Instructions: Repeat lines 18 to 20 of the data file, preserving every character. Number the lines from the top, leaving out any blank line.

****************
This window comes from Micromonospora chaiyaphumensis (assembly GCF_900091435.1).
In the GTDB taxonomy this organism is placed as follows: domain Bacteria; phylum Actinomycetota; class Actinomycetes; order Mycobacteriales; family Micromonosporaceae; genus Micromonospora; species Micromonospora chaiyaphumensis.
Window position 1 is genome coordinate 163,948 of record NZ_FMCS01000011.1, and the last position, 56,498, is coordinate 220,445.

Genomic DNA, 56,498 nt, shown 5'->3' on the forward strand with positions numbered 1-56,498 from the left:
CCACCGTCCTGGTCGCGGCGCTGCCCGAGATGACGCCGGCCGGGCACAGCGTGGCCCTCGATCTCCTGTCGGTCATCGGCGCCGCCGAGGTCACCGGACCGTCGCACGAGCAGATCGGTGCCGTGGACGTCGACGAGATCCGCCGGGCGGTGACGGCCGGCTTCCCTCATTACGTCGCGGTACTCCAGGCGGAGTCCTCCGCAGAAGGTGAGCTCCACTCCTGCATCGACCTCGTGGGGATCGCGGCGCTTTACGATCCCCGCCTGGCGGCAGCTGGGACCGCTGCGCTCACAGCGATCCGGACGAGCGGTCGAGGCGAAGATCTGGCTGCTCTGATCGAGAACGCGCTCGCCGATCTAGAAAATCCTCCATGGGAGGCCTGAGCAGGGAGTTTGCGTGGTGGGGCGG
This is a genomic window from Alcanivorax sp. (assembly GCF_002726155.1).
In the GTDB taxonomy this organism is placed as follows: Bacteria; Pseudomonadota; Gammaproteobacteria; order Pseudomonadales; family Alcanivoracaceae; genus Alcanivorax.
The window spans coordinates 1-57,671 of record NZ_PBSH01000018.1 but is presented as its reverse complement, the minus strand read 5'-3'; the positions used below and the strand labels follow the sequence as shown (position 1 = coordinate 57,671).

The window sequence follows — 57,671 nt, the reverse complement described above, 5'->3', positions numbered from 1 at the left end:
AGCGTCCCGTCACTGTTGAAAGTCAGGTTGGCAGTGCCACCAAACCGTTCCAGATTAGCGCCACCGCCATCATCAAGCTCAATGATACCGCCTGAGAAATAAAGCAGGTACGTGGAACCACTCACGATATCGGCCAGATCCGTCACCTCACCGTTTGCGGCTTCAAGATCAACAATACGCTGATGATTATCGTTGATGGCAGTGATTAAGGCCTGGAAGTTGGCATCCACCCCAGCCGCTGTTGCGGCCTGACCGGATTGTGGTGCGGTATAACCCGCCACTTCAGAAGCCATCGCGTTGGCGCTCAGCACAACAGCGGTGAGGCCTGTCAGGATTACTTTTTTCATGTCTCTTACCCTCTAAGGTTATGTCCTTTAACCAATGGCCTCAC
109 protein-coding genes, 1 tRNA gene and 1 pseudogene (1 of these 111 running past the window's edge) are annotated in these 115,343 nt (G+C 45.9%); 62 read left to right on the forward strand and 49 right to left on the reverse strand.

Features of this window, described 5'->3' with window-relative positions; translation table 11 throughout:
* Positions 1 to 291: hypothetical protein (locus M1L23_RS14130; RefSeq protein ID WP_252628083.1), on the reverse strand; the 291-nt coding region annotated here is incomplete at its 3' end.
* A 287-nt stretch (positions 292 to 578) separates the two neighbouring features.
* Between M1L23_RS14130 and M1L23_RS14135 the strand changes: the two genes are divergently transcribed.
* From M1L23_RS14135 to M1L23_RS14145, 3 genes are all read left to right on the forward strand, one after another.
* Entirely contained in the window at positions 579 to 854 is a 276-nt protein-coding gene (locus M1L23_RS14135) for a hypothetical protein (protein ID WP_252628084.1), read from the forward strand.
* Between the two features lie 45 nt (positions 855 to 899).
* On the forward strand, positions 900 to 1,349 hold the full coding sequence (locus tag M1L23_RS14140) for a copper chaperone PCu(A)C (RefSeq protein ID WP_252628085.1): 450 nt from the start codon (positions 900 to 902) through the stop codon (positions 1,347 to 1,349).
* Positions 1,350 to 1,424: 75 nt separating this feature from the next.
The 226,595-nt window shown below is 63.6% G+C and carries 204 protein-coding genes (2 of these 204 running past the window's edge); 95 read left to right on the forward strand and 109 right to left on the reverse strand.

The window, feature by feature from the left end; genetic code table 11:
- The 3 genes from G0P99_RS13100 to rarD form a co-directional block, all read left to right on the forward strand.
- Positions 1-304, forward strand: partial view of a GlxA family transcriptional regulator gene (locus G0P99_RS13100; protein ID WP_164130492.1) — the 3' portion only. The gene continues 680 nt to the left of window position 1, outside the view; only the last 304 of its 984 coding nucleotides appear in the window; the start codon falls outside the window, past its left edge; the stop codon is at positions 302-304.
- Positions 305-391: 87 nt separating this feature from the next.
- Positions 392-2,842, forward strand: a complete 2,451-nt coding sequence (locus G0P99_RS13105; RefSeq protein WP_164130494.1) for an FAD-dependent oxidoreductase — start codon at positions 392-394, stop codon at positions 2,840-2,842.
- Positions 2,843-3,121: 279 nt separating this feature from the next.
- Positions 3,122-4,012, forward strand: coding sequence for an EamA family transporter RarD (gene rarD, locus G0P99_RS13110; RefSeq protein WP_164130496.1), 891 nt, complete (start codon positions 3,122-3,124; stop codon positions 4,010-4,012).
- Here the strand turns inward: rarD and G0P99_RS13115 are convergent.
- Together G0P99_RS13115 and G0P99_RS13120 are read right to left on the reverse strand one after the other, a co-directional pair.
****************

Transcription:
* Between the two features lie 45 nt (positions 855 to 899).
* On the forward strand, positions 900 to 1,349 hold the full coding sequence (locus tag M1L23_RS14140) for a copper chaperone PCu(A)C (RefSeq protein ID WP_252628085.1): 450 nt from the start codon (positions 900 to 902) through the stop codon (positions 1,347 to 1,349).
* Positions 1,350 to 1,424: 75 nt separating this feature from the next.